Most mobile phone users have experienced the difficulty of using a device made small enough to fit in a pocket: their thumbs are just too fat to accurately type that text message, or they can't click on the right part of the screen without squinting.
Now a recently completed study indicates that mobile phone users make the same mistakes as computer users who are physically disabled.
The frustrating experience of botching a text message or clicking the wrong link on a micro-size Web site of a mobile device is much like the experience of physically impaired desktop users, the study from the University of Manchester in Britain reveals.
Titled Reciprocal Interoperability between Accessible and Mobile Webs, the study was conducted by researchers at the university's School of Computer Science.
The findings released July 1 suggest mobile phone manufacturers could make use of existing software designed for the physically impaired to help improve user experience.
"We call it situational induced impairment," says Yeliz Yesilada, senior researcher on the project. "If you have bright sun reflecting off the screen, you become visually impaired. Or if you have thumbs that are too big for the small keyboard."
Yesilada had 15 volunteers use a HP iPaq device equipped with a QWERTY keyboard, a touch screen, a joystick and a stylus. They conducted a series of exercises modeled around a 1999 study looking at the difficulties faced by the physically impaired when using computers.
Some similar mistakes include pressing the wrong key when typing and clicking on the wrong places of the screen, the computer scientist says. None of the 15 volunteers were perfect in completing their tasks.
It's no surprise that so many mistakes are made by mobile button-mashers, says Shiv Bakhshi, director of mobile device research with Framingham, Mass.-based consultants IDC. Manufacturers face a unique design challenge of cramming a lot of features onto a small piece of real estate.
"All industrial design is a series of compromises," he says. "In a perfect world with no limitations, you could design the perfect artifact."
With an estimated three billion mobile phone users around the world now, it is likely that phone manufacturers are looking for any help they can get to make their products more usable, Bakhshi adds. Companies could get a competitive edge if they do it well.
"There's lots of innovation taking place that is designed to solve the problem of working with a really small device and trying to emulate the perfect condition," the analyst says.
The U.K. research was motivated by the concept that the two different approaches -- to mobile usability and accessibility for the disabled --could be brought together, Yesilada says.
"Why do we have these two domains, why don't we look at them as the same domain?" she asks.
Computing devices could be designed to allow easier use for everyone, the researcher adds. A couple of advanced technologies that have been designed to help people with specific disabilities could be of use to anyone using a mobile phone, for example.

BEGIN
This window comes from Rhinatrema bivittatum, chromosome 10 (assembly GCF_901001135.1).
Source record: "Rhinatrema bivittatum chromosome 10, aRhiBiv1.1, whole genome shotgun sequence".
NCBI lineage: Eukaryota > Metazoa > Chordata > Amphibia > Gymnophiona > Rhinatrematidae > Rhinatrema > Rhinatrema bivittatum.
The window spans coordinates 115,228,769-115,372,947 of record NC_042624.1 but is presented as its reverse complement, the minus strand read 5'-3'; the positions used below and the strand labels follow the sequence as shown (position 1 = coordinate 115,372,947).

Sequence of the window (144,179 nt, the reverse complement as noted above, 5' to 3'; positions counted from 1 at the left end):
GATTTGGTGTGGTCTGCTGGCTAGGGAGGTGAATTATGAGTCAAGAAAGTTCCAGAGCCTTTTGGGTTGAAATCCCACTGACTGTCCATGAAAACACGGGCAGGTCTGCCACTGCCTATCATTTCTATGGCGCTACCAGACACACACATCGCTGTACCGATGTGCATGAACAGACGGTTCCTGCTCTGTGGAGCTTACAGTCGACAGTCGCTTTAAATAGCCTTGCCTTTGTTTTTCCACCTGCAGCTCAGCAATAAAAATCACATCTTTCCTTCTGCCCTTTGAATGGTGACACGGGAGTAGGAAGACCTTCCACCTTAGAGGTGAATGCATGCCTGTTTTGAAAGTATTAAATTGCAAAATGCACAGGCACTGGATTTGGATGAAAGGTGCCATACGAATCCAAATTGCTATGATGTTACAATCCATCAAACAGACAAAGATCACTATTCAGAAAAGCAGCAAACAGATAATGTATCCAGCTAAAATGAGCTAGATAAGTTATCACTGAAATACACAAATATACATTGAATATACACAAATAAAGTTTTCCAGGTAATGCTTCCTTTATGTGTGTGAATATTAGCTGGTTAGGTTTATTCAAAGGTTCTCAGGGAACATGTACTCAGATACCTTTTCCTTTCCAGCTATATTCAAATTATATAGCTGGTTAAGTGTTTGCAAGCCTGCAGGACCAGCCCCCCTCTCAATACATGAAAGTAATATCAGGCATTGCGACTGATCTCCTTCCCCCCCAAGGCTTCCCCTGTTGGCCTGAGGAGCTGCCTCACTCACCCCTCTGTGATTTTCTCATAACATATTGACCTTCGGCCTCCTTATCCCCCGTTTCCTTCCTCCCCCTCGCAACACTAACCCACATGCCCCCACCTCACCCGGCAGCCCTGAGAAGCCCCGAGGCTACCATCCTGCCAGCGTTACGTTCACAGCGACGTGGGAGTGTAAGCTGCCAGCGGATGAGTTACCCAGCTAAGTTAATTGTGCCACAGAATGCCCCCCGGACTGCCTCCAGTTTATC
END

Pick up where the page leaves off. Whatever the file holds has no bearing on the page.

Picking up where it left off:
Eye-tracking or head-tracking is a commonly used technology for physically impaired computer users. Imagine controlling a pointer on your phone screen with eye movements, or nodding your head to scroll through e-mails.
Adding some more feedback to phone interactions could eliminate user errors such as missed keys when typing, Yesilada adds. For example, users could feel a subtle vibration when they enter a key stroke.
Some cell phone manufacturers have already introduced these features in their latest offerings.
For instance, the Samsung Instinct smart phone -- recently announced in Canada -- includes a feature dubbed "haptic feedback." Users feel a slight vibration when working the touch screen that lets them know their touch command is successful.
Mobile device manufacturers that make use of soft keyboards -- such as the iPhone's touch screen keyboard -- are becoming interested in such force feedback mechanisms, IDC's Bakhshi says.
All devices can benefit from providing user feedback when an action has taken place.
"It's like standing in front of an elevator and pressing the button but not seeing the light come on," he says. Manufacturers are already trying to solve such problems.
Many mobile phones come loaded with an auto-complete feature that guesses what word a user is inputting as they type it. Others have spell checks that are run and insert missing letters when they're recognized.
All devices with QWERTY keyboards all have the number 5 key slightly raised to provide users with a non-visual guide as to where their fingers are on the letters, Bakhshi adds.
The university project will continue to find similarities between technological accessibility and mobile-phone friendliness, Yesilada says. The goal is to create one set of guidelines that would result in a better experience for all parties involved.
Next study will take a look at the similarities between Web browsers on mobile devices and browsers used by the physically impaired.
"Since blind users can't see images, they use alternative text provided for the images," she says. "Similarly, mobile users will sometimes turn off images and see only the alternative text on a page."
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